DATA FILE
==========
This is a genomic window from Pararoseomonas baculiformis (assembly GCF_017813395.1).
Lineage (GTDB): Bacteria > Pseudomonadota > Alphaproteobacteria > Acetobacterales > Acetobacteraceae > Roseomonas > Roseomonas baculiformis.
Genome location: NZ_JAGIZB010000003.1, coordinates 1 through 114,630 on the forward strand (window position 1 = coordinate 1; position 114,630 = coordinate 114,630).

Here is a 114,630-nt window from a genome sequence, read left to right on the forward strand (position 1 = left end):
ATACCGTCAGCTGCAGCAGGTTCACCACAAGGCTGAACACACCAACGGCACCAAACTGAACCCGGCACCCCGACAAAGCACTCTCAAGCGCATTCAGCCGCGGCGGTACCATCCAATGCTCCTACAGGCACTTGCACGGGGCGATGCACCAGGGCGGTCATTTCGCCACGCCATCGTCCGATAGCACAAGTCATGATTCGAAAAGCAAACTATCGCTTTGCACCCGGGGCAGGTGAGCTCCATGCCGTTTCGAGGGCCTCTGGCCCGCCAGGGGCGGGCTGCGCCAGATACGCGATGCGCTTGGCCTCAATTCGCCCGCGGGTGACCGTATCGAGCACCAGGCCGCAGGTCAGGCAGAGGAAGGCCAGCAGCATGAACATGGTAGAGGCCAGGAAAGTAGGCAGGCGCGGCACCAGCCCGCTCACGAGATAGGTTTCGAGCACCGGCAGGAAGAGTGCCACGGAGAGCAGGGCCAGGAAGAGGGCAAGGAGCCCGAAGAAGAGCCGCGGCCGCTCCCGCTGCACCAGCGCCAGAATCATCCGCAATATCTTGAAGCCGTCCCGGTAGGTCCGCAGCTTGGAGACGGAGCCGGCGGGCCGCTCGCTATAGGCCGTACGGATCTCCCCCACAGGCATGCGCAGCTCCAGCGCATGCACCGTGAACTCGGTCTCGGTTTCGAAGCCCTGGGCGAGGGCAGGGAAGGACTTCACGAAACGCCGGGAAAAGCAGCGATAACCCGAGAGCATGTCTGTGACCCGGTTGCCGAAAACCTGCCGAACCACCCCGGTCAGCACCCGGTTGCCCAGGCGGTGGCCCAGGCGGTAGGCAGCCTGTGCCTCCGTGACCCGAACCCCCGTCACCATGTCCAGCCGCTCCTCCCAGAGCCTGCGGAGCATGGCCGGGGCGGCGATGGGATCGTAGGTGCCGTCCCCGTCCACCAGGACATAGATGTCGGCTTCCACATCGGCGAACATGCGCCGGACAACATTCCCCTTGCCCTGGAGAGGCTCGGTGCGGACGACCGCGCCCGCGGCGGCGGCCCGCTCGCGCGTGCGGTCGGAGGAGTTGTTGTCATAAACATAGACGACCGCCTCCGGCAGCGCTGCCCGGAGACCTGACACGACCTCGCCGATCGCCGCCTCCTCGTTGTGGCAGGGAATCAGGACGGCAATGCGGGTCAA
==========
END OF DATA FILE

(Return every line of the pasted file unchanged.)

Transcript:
This is a genomic window from Pararoseomonas baculiformis (assembly GCF_017813395.1).
Lineage (GTDB): Bacteria > Pseudomonadota > Alphaproteobacteria > Acetobacterales > Acetobacteraceae > Roseomonas > Roseomonas baculiformis.
Genome location: NZ_JAGIZB010000003.1, coordinates 1 through 114,630 on the forward strand (window position 1 = coordinate 1; position 114,630 = coordinate 114,630).

Here is a 114,630-nt window from a genome sequence, read left to right on the forward strand (position 1 = left end):
ATACCGTCAGCTGCAGCAGGTTCACCACAAGGCTGAACACACCAACGGCACCAAACTGAACCCGGCACCCCGACAAAGCACTCTCAAGCGCATTCAGCCGCGGCGGTACCATCCAATGCTCCTACAGGCACTTGCACGGGGCGATGCACCAGGGCGGTCATTTCGCCACGCCATCGTCCGATAGCACAAGTCATGATTCGAAAAGCAAACTATCGCTTTGCACCCGGGGCAGGTGAGCTCCATGCCGTTTCGAGGGCCTCTGGCCCGCCAGGGGCGGGCTGCGCCAGATACGCGATGCGCTTGGCCTCAATTCGCCCGCGGGTGACCGTATCGAGCACCAGGCCGCAGGTCAGGCAGAGGAAGGCCAGCAGCATGAACATGGTAGAGGCCAGGAAAGTAGGCAGGCGCGGCACCAGCCCGCTCACGAGATAGGTTTCGAGCACCGGCAGGAAGAGTGCCACGGAGAGCAGGGCCAGGAAGAGGGCAAGGAGCCCGAAGAAGAGCCGCGGCCGCTCCCGCTGCACCAGCGCCAGAATCATCCGCAATATCTTGAAGCCGTCCCGGTAGGTCCGCAGCTTGGAGACGGAGCCGGCGGGCCGCTCGCTATAGGCCGTACGGATCTCCCCCACAGGCATGCGCAGCTCCAGCGCATGCACCGTGAACTCGGTCTCGGTTTCGAAGCCCTGGGCGAGGGCAGGGAAGGACTTCACGAAACGCCGGGAAAAGCAGCGATAACCCGAGAGCATGTCTGTGACCCGGTTGCCGAAAACCTGCCGAACCACCCCGGTCAGCACCCGGTTGCCCAGGCGGTGGCCCAGGCGGTAGGCAGCCTGTGCCTCCGTGACCCGAACCCCCGTCACCATGTCCAGCCGCTCCTCCCAGAGCCTGCGGAGCATGGCCGGGGCGGCGATGGGATCGTAGGTGCCGTCCCCGTCCACCAGGACATAGATGTCGGCTTCCACATCGGCGAACATGCGCCGGACAACATTCCCCTTGCCCTGGAGAGGCTCGGTGCGGACGACCGCGCCCGCGGCGGCGGCCCGCTCGCGCGTGCGGTCGGAGGAGTTGTTGTCATAAACATAGACGACCGCCTCCGGCAGCGCTGCCCGGAGACCTGACACGACCTCGCCGATCGCCGCCTCCTCGTTGTGGCAGGGAATCAGGACGGCAATGCGGGTCAA